We have all seen the headlines regarding the litany of concerns in our long term care homes.
Neglected residents; soiled bedding; unanswered call bells; sloppy feeding; expired medicines; cockroaches; callous treatment: the list is shocking and endless. Unfortunately, and it pains me to say this, I believe the allegations are true.
I practiced as a family physician for 37 years in this community. During that time I worked in long term care homes, also known as nursing homes, which are not to be confused with retirement homes or homes for the aged. Some long term care homes were large, housing 240 residents, others had fewer than 40. I have worked in many types of nursing homes. Some were municipally run, some were not-for-profit and others were privately owned, for-profit homes. I acted as physician for thousands of their residents throughout my career as medical director, on-call physician and a member of the attending medical staff.
The finest long term care homes I attended during my career are located here in this community: Centennial Place in Millbrook and Springdale Country Manor. These are both “for profit” homes, owned by private companies. They are precisely the type of home that has been the target of particularly harsh criticism lately. Among privately-owned long term care homes are the facilities that have experienced the highest levels of COVID infections and related deaths.
All long term care homes are funded equally, operate under the same regulations and meet the same inspection standards. Why are some homes doing their job so well while others are doing it so poorly?
I propose that the answer lies not in their ownership but in their management. Any good school, business or nursing home is a reflection of its management’s attention to detail, to the proper execution of the tasks at hand and the rigor of staff to monitor and assess their own performance. The homes I mentioned exemplified this attention to detail, discipline and care through consistent, professional staff, good communication and a dedication to their residents, setting a very high standard for all staff to meet, whether they delivered nursing, dietary, housekeeping or medical services.
We have heard calls for investigations, commissions and inquiries, but do we really need to go down this road again? Everyone from residents, their families, staff, and administrators to ministry officials know how to address the issue: more caregivers at the bedside. These homes need more funding for staff, which means higher taxes or spending cuts somewhere else to finance this. The solution of more care is simple but the path to get there is difficult. We need the will to do it.
When I mentioned professional staff in local nursing homes, I am really talking about attitude. Professionals perform their tasks because they see them as a duty entrusted to them and they take pride in doing them well. Whether the assignment is trivial or vital, doing it properly is the goal. Over the years I have seen bedside caregivers- health care aides and Personal Service Workers- deliver care that went above and beyond expectations, demonstrating extraordinary compassion on a daily basis. These roles are not for everyone, but for some it is natural and their abilities are reflected every day as they perform their duties.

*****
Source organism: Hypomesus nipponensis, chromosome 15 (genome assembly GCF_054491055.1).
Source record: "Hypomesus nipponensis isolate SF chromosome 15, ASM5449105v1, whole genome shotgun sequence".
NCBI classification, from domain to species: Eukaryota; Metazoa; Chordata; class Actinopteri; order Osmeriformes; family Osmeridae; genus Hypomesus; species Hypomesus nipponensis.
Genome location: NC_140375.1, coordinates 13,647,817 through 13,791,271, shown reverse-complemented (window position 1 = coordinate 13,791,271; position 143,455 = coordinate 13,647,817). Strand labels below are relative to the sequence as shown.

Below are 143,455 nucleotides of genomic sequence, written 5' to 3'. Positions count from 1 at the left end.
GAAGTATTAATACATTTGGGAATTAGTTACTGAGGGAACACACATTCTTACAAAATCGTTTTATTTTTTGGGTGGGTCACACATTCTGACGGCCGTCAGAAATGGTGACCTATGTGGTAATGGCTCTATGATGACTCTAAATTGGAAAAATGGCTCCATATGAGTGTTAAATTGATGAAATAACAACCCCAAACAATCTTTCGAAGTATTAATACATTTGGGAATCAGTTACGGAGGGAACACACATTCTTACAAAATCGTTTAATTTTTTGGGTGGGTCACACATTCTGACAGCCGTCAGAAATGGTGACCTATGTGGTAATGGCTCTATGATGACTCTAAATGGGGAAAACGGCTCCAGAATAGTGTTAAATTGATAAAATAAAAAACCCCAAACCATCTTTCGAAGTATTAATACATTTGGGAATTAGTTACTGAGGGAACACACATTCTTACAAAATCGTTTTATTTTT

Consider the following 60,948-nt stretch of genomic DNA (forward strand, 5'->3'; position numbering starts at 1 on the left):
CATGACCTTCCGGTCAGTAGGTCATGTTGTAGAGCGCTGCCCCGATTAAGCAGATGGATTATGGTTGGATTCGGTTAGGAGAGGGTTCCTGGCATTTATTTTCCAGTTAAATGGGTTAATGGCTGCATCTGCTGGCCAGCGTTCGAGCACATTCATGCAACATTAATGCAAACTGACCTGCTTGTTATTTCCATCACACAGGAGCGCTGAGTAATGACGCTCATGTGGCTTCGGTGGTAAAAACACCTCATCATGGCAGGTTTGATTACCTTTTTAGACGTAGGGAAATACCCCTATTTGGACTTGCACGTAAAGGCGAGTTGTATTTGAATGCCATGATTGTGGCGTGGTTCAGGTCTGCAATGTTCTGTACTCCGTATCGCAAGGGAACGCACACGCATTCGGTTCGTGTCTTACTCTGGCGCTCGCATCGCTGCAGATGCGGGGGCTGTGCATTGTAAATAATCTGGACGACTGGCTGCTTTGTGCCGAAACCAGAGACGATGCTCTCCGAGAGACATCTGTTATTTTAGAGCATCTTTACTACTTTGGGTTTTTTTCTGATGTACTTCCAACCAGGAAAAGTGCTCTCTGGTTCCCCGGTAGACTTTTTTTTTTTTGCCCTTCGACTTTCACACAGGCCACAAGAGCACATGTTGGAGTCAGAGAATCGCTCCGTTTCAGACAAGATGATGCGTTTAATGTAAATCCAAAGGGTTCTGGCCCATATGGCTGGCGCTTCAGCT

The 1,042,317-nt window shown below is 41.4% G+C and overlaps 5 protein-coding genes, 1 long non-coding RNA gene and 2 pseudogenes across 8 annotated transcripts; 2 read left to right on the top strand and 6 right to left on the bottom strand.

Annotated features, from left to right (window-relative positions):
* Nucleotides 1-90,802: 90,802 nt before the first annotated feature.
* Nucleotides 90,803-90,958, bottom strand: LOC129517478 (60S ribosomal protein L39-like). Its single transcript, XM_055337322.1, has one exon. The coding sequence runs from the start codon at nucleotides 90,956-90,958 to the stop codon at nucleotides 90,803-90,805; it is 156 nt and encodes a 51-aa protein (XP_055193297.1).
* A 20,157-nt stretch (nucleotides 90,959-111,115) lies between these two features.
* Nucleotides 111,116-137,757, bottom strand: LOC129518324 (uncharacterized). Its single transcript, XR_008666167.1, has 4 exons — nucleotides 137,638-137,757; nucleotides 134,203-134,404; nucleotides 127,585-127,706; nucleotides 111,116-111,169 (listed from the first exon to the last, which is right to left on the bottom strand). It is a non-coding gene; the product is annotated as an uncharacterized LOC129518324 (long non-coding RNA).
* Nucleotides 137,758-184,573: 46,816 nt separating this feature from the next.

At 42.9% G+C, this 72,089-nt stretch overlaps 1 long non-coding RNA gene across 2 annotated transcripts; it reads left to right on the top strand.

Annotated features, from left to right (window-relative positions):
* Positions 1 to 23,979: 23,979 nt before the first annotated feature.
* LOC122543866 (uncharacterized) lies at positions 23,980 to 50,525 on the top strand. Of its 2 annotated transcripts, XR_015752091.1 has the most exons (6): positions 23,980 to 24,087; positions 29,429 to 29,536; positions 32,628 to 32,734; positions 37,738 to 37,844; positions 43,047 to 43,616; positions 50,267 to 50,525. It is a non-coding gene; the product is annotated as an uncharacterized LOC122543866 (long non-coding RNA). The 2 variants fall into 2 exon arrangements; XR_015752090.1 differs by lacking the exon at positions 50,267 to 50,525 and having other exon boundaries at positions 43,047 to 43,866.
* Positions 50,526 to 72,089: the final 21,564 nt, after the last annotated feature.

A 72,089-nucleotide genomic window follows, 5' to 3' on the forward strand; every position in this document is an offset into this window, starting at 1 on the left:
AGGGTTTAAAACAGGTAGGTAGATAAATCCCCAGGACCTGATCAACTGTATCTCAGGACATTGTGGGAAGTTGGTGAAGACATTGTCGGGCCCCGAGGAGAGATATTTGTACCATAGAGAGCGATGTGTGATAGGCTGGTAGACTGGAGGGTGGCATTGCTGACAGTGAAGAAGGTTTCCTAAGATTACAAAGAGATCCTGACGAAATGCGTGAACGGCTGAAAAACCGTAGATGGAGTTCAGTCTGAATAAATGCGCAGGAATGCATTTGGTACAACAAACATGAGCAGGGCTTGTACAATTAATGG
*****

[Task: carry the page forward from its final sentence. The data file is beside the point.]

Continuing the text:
At times, a resident lay dying with no family members to keep them company. I have seen staff stay after the end of their shift or come in early just to sit with a resident, share a hug or keep them company as they had their evening toddy. Others took residents to their homes for a pool party or brought gifts of slippers purchased at their own expense. I always felt challenged to measure up to the PSWs’ standard and was constantly humbled by their efforts as they maintained their good humour, grace and poise in often very trying situations. Their attachment to their residents went far beyond that required by their job, as evidenced by their genuine joy at a story, moment or accomplishment of their residents and their all too real grief with the passing of a one who was also a friend. As is often the case, the failings of a few has resulted in broad criticism and maligning in the media, as these staff members are all painted with the same brush.
The residents of our nursing homes are the most vulnerable and frail members of our society. There are 626 nursing homes in Ontario housing more than 77,000 residents and the vast majority of them are alive and comfortable due to the care they receive from PSW’s, not in spite of it. We as family members could not and most likely would not provide the necessary level of care these staff members provide around the clock, day in and day out.
While we look to guarantee that the reported abuses stop, let’s not forget that good care in this province is the rule and not the exception. In my experience, this particularly true in our neighbourhood. We should appreciate and acknowledge a job well done.
By James Liston, MD